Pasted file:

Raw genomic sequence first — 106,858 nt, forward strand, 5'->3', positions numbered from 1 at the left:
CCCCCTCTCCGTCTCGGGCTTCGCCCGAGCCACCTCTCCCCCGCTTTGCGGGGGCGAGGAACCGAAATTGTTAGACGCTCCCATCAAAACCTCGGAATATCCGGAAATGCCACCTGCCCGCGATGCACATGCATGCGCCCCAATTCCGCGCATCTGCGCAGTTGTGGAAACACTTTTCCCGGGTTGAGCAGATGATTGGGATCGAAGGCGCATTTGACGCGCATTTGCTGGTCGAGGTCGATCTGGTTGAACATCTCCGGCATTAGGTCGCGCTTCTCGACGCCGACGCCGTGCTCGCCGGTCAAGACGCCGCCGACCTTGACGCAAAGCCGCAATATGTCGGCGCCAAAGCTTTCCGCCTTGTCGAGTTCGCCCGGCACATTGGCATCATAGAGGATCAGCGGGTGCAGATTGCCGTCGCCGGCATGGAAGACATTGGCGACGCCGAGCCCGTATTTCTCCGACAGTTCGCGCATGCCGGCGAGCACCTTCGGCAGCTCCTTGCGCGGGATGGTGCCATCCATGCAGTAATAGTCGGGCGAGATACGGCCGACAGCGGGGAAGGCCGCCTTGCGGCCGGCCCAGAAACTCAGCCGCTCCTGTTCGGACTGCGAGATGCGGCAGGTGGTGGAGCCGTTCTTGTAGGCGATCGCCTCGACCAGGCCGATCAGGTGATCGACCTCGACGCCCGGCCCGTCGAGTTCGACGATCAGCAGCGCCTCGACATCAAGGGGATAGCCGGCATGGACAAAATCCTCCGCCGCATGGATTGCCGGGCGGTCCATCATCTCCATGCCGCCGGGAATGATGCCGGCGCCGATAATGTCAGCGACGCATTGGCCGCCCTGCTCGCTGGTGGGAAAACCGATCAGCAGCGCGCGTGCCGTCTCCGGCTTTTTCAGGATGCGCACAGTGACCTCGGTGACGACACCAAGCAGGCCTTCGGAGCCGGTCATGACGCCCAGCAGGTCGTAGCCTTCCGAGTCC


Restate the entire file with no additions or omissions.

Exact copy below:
Raw genomic sequence first — 106,858 nt, forward strand, 5'->3', positions numbered from 1 at the left:
CCCCCTCTCCGTCTCGGGCTTCGCCCGAGCCACCTCTCCCCCGCTTTGCGGGGGCGAGGAACCGAAATTGTTAGACGCTCCCATCAAAACCTCGGAATATCCGGAAATGCCACCTGCCCGCGATGCACATGCATGCGCCCCAATTCCGCGCATCTGCGCAGTTGTGGAAACACTTTTCCCGGGTTGAGCAGATGATTGGGATCGAAGGCGCATTTGACGCGCATTTGCTGGTCGAGGTCGATCTGGTTGAACATCTCCGGCATTAGGTCGCGCTTCTCGACGCCGACGCCGTGCTCGCCGGTCAAGACGCCGCCGACCTTGACGCAAAGCCGCAATATGTCGGCGCCAAAGCTTTCCGCCTTGTCGAGTTCGCCCGGCACATTGGCATCATAGAGGATCAGCGGGTGCAGATTGCCGTCGCCGGCATGGAAGACATTGGCGACGCCGAGCCCGTATTTCTCCGACAGTTCGCGCATGCCGGCGAGCACCTTCGGCAGCTCCTTGCGCGGGATGGTGCCATCCATGCAGTAATAGTCGGGCGAGATACGGCCGACAGCGGGGAAGGCCGCCTTGCGGCCGGCCCAGAAACTCAGCCGCTCCTGTTCGGACTGCGAGATGCGGCAGGTGGTGGAGCCGTTCTTGTAGGCGATCGCCTCGACCAGGCCGATCAGGTGATCGACCTCGACGCCCGGCCCGTCGAGTTCGACGATCAGCAGCGCCTCGACATCAAGGGGATAGCCGGCATGGACAAAATCCTCCGCCGCATGGATTGCCGGGCGGTCCATCATCTCCATGCCGCCGGGAATGATGCCGGCGCCGATAATGTCAGCGACGCATTGGCCGCCCTGCTCGCTGGTGGGAAAACCGATCAGCAGCGCGCGTGCCGTCTCCGGCTTTTTCAGGATGCGCACAGTGACCTCGGTGACGACACCAAGCAGGCCTTCGGAGCCGGTCATGACGCCCAGCAGGTCGTAGCCTTCCGAGTCC